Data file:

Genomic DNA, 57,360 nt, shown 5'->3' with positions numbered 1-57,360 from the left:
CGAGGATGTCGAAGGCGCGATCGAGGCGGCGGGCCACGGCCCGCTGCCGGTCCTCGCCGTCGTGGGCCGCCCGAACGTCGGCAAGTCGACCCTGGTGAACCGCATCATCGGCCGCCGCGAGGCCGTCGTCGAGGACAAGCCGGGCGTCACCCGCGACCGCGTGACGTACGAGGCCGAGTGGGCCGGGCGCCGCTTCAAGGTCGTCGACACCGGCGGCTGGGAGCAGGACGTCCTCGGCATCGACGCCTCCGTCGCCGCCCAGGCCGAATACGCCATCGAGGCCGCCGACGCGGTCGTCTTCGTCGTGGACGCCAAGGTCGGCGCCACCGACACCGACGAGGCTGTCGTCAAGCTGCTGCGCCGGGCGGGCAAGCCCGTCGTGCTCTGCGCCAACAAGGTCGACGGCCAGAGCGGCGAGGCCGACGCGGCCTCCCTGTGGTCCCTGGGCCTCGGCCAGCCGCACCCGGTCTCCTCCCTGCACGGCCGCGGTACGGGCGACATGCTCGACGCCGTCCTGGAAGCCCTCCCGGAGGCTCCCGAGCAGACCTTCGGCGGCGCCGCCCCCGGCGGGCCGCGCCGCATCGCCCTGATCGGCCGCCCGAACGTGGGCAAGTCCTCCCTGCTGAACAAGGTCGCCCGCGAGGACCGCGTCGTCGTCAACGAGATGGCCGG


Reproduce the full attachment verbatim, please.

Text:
Genomic DNA, 57,360 nt, shown 5'->3' with positions numbered 1-57,360 from the left:
CGAGGATGTCGAAGGCGCGATCGAGGCGGCGGGCCACGGCCCGCTGCCGGTCCTCGCCGTCGTGGGCCGCCCGAACGTCGGCAAGTCGACCCTGGTGAACCGCATCATCGGCCGCCGCGAGGCCGTCGTCGAGGACAAGCCGGGCGTCACCCGCGACCGCGTGACGTACGAGGCCGAGTGGGCCGGGCGCCGCTTCAAGGTCGTCGACACCGGCGGCTGGGAGCAGGACGTCCTCGGCATCGACGCCTCCGTCGCCGCCCAGGCCGAATACGCCATCGAGGCCGCCGACGCGGTCGTCTTCGTCGTGGACGCCAAGGTCGGCGCCACCGACACCGACGAGGCTGTCGTCAAGCTGCTGCGCCGGGCGGGCAAGCCCGTCGTGCTCTGCGCCAACAAGGTCGACGGCCAGAGCGGCGAGGCCGACGCGGCCTCCCTGTGGTCCCTGGGCCTCGGCCAGCCGCACCCGGTCTCCTCCCTGCACGGCCGCGGTACGGGCGACATGCTCGACGCCGTCCTGGAAGCCCTCCCGGAGGCTCCCGAGCAGACCTTCGGCGGCGCCGCCCCCGGCGGGCCGCGCCGCATCGCCCTGATCGGCCGCCCGAACGTGGGCAAGTCCTCCCTGCTGAACAAGGTCGCCCGCGAGGACCGCGTCGTCGTCAACGAGATGGCCGG